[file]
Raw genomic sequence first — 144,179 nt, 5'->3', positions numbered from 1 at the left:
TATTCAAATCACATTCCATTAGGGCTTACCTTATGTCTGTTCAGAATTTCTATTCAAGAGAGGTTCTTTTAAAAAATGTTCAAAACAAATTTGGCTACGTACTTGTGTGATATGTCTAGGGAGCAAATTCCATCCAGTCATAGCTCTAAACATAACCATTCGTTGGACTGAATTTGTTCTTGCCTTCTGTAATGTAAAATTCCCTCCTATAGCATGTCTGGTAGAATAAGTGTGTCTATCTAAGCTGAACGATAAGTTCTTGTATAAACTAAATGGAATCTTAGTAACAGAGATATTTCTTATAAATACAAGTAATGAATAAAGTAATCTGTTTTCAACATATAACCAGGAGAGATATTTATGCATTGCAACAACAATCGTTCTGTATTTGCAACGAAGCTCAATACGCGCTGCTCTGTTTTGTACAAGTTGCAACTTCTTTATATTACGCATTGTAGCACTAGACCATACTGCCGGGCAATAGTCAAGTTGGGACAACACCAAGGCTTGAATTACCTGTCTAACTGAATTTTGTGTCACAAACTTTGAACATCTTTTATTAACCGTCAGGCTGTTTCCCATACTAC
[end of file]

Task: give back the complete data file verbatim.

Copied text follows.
Raw genomic sequence first — 144,179 nt, 5'->3', positions numbered from 1 at the left:
TATTCAAATCACATTCCATTAGGGCTTACCTTATGTCTGTTCAGAATTTCTATTCAAGAGAGGTTCTTTTAAAAAATGTTCAAAACAAATTTGGCTACGTACTTGTGTGATATGTCTAGGGAGCAAATTCCATCCAGTCATAGCTCTAAACATAACCATTCGTTGGACTGAATTTGTTCTTGCCTTCTGTAATGTAAAATTCCCTCCTATAGCATGTCTGGTAGAATAAGTGTGTCTATCTAAGCTGAACGATAAGTTCTTGTATAAACTAAATGGAATCTTAGTAACAGAGATATTTCTTATAAATACAAGTAATGAATAAAGTAATCTGTTTTCAACATATAACCAGGAGAGATATTTATGCATTGCAACAACAATCGTTCTGTATTTGCAACGAAGCTCAATACGCGCTGCTCTGTTTTGTACAAGTTGCAACTTCTTTATATTACGCATTGTAGCACTAGACCATACTGCCGGGCAATAGTCAAGTTGGGACAACACCAAGGCTTGAATTACCTGTCTAACTGAATTTTGTGTCACAAACTTTGAACATCTTTTATTAACCGTCAGGCTGTTTCCCATACTAC